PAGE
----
There was thus a causal chain: female dominance of farming => female reproductive autonomy => male polygyny => male-male rivalry for access to women. Jack Goody (1973) in his review of the literature says: “The desire of men to attract wives is seen as correlated with the degree of women’s participation in the basic productive process.” The more women produce, the lower the cost of polygyny.
In sub-Saharan Africa, the cost was often negative. Goody quotes a 17th century traveler on the Gold Coast: the women till the ground “whilst the man only idly spends his time in impertinent tattling (the woman’s business in our country) and drinking of palm-wine, which the poor wives are frequently obliged to raise money to pay for, and by their hard labour maintain and satisfie these lazy wretches their greedy thirst after wines.”
Goody cites data from southern Africa showing that the polygyny rate fell when the cost of polygyny rose:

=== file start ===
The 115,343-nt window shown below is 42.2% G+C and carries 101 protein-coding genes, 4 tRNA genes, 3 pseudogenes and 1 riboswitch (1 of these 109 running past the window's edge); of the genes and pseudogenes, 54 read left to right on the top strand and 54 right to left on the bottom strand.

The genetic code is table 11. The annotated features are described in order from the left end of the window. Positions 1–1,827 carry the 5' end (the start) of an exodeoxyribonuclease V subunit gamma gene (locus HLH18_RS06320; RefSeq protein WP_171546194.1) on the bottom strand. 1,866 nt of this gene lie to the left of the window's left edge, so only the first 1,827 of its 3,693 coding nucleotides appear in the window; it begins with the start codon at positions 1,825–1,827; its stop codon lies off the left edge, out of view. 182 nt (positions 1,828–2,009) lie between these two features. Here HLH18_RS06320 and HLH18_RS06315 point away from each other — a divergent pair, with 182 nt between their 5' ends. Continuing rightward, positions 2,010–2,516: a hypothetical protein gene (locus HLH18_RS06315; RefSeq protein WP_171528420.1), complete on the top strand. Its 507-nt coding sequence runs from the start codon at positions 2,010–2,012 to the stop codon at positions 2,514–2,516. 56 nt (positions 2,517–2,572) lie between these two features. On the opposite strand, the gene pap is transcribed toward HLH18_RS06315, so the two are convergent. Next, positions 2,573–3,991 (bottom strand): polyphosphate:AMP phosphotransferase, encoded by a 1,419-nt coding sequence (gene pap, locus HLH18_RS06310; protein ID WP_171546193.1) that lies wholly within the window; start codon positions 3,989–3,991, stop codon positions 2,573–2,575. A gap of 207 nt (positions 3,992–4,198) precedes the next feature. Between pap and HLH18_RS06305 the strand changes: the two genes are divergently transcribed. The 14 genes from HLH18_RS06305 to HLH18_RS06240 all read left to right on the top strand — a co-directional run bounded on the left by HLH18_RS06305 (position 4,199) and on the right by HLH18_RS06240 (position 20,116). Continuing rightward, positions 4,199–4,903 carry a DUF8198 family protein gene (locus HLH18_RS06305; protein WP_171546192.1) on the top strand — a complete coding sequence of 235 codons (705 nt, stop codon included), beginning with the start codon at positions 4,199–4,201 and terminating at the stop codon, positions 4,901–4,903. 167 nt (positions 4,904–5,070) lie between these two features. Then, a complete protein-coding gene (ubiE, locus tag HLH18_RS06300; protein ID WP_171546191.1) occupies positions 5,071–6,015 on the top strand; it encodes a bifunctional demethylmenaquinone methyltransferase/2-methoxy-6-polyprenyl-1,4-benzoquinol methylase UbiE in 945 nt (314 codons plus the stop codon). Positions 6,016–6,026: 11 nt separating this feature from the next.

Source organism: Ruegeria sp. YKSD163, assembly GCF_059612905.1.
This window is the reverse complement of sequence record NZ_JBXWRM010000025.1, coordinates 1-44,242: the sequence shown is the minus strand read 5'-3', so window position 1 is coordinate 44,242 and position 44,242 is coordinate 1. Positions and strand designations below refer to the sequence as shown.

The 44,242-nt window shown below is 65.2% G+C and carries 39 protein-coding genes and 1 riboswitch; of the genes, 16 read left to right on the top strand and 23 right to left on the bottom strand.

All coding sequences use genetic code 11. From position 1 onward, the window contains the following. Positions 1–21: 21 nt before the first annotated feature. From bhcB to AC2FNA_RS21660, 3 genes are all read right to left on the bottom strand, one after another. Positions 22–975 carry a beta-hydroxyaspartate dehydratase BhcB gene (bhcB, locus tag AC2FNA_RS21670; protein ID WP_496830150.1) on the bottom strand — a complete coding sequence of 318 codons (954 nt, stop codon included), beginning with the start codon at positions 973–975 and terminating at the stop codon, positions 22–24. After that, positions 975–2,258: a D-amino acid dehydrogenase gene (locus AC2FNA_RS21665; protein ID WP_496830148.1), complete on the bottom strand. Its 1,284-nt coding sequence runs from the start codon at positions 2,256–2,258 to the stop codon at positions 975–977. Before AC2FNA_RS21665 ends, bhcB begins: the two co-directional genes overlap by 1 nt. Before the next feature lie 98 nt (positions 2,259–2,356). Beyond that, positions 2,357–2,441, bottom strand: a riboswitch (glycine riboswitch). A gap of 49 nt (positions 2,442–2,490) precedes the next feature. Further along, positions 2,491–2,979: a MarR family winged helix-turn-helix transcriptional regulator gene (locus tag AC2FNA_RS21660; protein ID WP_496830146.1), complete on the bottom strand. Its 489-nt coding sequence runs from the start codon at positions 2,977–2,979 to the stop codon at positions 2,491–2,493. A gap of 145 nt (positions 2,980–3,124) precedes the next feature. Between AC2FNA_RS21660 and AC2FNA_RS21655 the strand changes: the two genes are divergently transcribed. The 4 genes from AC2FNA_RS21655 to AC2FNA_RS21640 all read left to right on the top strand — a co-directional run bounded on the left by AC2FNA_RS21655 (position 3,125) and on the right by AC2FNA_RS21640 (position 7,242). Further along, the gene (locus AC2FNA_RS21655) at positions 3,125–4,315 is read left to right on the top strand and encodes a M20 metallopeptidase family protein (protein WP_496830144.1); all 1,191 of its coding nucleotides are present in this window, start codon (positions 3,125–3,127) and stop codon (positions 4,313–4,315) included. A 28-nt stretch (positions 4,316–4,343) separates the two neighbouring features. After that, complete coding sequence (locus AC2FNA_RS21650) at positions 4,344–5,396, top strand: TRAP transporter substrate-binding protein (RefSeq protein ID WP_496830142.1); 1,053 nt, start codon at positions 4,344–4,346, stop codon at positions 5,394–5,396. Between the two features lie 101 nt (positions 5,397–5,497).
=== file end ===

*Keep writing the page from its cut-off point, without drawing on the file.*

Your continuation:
In Basutoland one in nine husbands had more than one wife in 1936; in 1912, it was one in 5.5 (Mair 1953: 10). Hunter calculates that in 1911 12 per cent of Pondo men were plurally married and the figure was slightly lower in 1921. In 1946, the Tswana rate was 11 per cent; according to a small sample collected by Livingstone in 1850 it was 43 per cent. The figures appear to have changed drastically over time and the reasons are interesting. ‘The large household is now not a source of wealth, but a burden which only the rich can bear’ (Mair 1953: 19). Not only is there a specific tax for each additional wife, but a man’s wives now no longer give the same help in agriculture that they did before. One reason for this is that the fields are ploughed rather than hoed. Among the Pondo, ‘the use of the plough means that the amount of grain cultivated no longer depends on women’s labour’ (Goody, 1973)